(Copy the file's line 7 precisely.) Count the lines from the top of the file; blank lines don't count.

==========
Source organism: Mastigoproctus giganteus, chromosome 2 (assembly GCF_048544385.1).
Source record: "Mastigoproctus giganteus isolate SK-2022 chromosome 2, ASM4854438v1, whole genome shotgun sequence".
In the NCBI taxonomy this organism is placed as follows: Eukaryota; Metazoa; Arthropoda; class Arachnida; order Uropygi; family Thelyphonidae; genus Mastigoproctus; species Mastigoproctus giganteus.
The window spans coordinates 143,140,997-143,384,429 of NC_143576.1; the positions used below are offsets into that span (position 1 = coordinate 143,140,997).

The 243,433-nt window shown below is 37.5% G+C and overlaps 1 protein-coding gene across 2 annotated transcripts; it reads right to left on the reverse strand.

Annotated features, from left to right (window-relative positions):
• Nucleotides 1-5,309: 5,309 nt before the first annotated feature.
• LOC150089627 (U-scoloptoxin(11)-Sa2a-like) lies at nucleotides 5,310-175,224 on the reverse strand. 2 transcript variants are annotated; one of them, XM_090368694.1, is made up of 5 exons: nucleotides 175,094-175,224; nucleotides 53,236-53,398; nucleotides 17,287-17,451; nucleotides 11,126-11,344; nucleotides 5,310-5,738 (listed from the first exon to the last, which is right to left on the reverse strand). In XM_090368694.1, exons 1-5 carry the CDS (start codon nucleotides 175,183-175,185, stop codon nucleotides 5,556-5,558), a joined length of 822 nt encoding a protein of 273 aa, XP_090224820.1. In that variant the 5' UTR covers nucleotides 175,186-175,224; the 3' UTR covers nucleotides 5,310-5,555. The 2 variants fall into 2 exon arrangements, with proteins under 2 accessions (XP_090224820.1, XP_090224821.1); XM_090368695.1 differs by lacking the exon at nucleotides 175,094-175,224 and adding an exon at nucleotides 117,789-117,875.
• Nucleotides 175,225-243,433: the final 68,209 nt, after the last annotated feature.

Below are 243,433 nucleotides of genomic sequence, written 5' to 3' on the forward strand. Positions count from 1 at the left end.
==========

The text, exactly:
• Nucleotides 1-5,309: 5,309 nt before the first annotated feature.